We knew Gareth Bale was back when he left Charlie Taylor eating his dust
Tottenham fans were crying out for it, absolutely desperate. Almost ready to get down on their knees and beg.
Please, Jose, release the handbrake.
It’s an accusation that has long-since followed Mourinho around – driving a sports car with the handbrake on, putting self-imposed limits on the power of the engine under his bonnet.
This season it has felt more accurate than ever. He’s mostly played a midfield two of Moussa Sissoko and Pierre-Emile Hojbjerg, with Tanguy Ndombele as the No.10 and either Lucas Moura or Steven Bergwijn on the right wing.
None of them are bad players, but each of them is the conservative option in those positions. Add them all together and you get the stodgy, lifeless football we have seen for much of the last two months from Spurs.
On Sunday, though, Jose decided to heed the calls for the handbrake to be released. Sissoko dropped to the bench, Ndombele moved back into central midfield, Lucas was through the middle and finally, finally, Gareth Bale was unleashed – let out from his gilded cage to wreak havoc on the Tottenham right.
What happened next was magical, if not entirely unexpected. The signs had been pointing to a late-season Bale resurgence.
Against West Ham last weekend, he’d whacked a shot off the crossbar as the game neared the end. In mid-week against Wolfsberger, he’d found the net – in some style, too. And within 70 seconds against Burnley, he was looking sharp again, there in the box to tap in a Heung-min Son cross after some shocking Burnley defending.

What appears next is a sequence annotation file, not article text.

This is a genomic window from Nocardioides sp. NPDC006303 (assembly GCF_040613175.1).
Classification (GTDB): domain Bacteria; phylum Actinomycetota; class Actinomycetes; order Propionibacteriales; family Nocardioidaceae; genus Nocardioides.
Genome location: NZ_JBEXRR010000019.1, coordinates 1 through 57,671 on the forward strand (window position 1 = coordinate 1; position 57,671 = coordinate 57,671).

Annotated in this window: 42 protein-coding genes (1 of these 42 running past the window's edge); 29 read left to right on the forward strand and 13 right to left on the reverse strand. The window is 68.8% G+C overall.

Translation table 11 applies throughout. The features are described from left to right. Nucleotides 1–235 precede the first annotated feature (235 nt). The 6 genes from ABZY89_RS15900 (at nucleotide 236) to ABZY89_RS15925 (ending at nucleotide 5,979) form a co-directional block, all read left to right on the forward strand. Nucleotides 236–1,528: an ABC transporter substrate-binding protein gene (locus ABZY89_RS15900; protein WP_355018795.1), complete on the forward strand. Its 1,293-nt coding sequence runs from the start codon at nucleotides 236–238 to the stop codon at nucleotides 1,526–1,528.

But it was only a few minutes after his opening goal that Spurs fans could look at their television sets and think, without an ounce of doubt in their minds: yes, Gareth really is back.
Burnley were attacking – trying to, at least – with the ball near the corner flag in Spurs’ half. A loose pass fell to Bale, and he was presented with a choice.
It was an easy choice, truth be told. He was facing towards his own goal, had a couple of opposition players around him and Ndombele was open for the pass, his body in a position that would have allowed him to punt it upfield. Do that, and danger would be averted.
Bale wasn’t going to take the easy option though. This was his first Premier League start since that dire loss to Brighton in January and only his third all season – this was an opportunity, one he wasn’t going to let pass.
Instead of knocking a five-yard ball to his team-mate, Bale turned and faced up his man. The Burnley players weren’t expecting it, and in a flash he was away from Jack Cork and Dwight Neil and, in front of him, was Charlie Taylor.
Bale paused for a second like a racecar driver revving his engine and waiting for the flag to drop. He knocked the ball into the space behind Taylor and rammed the pedal into the metal. No handbrake, no contest. It was a Fiat 500 trying to keep up with a Ferrari.
Bale was away, played a first time ball to Son and Spurs broke. The Wales international surged up the right and into the box, Taylor now about 50 yards behind him. Son returned the ball and Bale crossed. Nothing came of it, nobody there to get on the end of it. But in those few seconds, Spurs’ No.9 had made it known: he was back, he was fit and he meant business.
The confidence flowing, he picked the ball up in his own half again a few minutes later and showed another side of his game. Spotting Harry Kane making the run ahead, Bale pinged it long, the pass flying over the pristine turf like a golf ball hit with a three wood up the fairway of Bale’s private course.
Kane did the rest, putting Tottenham 2-0 up and the game was beyond the visitors.
From there it was a procession and Bale was its leader. He played a part in setting up Lucas Moura’s goal and then dispatched the fourth in emphatic style.
But it was that early turn and run that had set the tone. From there, Taylor knew it wasn’t his day and Bale knew it really was his.
With Bale fit and in form, the handbrake is off. The only question now is whether Jose will keep it that way.